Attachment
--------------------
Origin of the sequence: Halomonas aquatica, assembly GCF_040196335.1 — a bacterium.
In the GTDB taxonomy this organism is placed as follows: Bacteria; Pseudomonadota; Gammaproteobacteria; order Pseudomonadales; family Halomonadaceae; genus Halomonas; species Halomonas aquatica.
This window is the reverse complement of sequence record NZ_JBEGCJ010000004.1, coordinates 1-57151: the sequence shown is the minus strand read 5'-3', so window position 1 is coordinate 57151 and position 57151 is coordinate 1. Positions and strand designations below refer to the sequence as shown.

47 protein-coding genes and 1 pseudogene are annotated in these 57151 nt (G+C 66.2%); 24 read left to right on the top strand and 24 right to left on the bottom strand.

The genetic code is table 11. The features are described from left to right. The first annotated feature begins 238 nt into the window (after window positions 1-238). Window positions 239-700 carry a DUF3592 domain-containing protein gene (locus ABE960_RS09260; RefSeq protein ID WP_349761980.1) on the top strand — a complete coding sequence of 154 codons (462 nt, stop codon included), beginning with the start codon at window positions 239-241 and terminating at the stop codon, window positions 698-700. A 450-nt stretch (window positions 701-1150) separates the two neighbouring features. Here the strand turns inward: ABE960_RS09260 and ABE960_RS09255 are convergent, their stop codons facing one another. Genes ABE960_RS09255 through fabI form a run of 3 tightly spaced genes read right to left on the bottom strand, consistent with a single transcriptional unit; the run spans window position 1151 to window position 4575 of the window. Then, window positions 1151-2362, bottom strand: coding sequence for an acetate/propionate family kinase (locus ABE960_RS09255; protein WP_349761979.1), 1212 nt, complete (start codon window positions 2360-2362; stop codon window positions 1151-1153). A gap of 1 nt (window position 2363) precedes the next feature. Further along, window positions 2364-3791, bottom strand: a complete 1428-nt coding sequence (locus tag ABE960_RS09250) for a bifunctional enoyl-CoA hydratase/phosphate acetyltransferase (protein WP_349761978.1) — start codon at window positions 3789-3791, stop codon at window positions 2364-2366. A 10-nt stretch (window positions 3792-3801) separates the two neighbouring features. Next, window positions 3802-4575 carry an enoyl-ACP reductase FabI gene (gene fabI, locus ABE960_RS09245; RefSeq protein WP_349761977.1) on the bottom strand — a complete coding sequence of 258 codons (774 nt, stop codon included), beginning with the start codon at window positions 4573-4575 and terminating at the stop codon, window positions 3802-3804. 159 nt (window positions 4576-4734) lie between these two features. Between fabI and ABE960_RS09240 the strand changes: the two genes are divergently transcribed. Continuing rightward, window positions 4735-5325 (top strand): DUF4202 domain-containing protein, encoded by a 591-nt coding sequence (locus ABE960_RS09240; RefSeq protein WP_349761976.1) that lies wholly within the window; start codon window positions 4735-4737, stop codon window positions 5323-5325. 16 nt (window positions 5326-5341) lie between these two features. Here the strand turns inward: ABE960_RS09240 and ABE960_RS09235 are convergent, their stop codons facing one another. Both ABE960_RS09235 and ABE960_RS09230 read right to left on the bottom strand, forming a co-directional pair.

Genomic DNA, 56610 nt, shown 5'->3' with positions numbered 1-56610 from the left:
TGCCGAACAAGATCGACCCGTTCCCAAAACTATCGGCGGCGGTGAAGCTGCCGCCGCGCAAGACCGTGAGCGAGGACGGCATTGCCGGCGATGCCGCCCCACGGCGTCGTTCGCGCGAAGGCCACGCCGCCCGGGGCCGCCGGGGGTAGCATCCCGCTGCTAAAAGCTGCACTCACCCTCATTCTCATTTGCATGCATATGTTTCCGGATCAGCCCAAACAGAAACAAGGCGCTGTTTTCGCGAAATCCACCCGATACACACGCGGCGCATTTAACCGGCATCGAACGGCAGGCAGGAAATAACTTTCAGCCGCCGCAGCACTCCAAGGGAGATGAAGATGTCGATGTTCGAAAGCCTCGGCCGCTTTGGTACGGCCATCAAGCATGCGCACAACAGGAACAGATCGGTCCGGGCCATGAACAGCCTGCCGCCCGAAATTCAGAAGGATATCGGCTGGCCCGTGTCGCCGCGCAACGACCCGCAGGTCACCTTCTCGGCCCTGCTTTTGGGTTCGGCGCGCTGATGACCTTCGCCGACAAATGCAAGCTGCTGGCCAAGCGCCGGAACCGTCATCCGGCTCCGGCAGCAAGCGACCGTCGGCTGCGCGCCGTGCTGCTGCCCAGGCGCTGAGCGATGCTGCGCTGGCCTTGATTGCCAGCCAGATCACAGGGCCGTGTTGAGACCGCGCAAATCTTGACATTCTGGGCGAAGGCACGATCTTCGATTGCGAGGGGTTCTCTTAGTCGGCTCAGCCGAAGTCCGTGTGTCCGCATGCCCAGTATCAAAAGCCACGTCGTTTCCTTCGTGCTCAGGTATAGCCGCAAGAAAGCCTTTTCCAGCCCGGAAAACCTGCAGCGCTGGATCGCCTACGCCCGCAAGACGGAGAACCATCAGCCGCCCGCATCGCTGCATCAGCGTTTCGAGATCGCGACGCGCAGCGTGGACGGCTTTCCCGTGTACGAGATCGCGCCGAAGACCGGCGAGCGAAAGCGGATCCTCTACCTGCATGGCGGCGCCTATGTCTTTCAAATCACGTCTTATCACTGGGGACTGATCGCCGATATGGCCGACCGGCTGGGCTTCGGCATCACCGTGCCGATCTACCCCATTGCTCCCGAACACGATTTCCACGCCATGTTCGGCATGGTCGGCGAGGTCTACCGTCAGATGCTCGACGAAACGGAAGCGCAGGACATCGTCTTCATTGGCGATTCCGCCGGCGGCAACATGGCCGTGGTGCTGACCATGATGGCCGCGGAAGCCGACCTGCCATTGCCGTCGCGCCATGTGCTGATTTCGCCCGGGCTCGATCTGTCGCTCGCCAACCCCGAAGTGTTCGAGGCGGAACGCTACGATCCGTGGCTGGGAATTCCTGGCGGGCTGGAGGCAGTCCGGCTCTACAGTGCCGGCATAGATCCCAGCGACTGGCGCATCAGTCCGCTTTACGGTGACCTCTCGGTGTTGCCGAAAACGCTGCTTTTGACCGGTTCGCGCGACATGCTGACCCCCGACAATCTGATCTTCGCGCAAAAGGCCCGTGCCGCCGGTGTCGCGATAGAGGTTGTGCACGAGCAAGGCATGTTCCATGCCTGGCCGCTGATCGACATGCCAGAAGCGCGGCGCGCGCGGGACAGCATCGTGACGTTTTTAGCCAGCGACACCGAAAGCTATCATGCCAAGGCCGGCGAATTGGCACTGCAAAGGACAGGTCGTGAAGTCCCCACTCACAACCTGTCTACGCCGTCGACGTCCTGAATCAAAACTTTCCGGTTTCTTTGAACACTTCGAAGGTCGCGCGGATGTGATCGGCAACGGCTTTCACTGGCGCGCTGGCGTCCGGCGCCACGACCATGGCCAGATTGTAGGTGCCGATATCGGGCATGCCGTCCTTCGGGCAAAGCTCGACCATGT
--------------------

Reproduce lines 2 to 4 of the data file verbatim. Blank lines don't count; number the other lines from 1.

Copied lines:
In the GTDB taxonomy this organism is placed as follows: Bacteria; Pseudomonadota; Gammaproteobacteria; order Pseudomonadales; family Halomonadaceae; genus Halomonas; species Halomonas aquatica.
This window is the reverse complement of sequence record NZ_JBEGCJ010000004.1, coordinates 1-57151: the sequence shown is the minus strand read 5'-3', so window position 1 is coordinate 57151 and position 57151 is coordinate 1. Positions and strand designations below refer to the sequence as shown.

47 protein-coding genes and 1 pseudogene are annotated in these 57151 nt (G+C 66.2%); 24 read left to right on the top strand and 24 right to left on the bottom strand.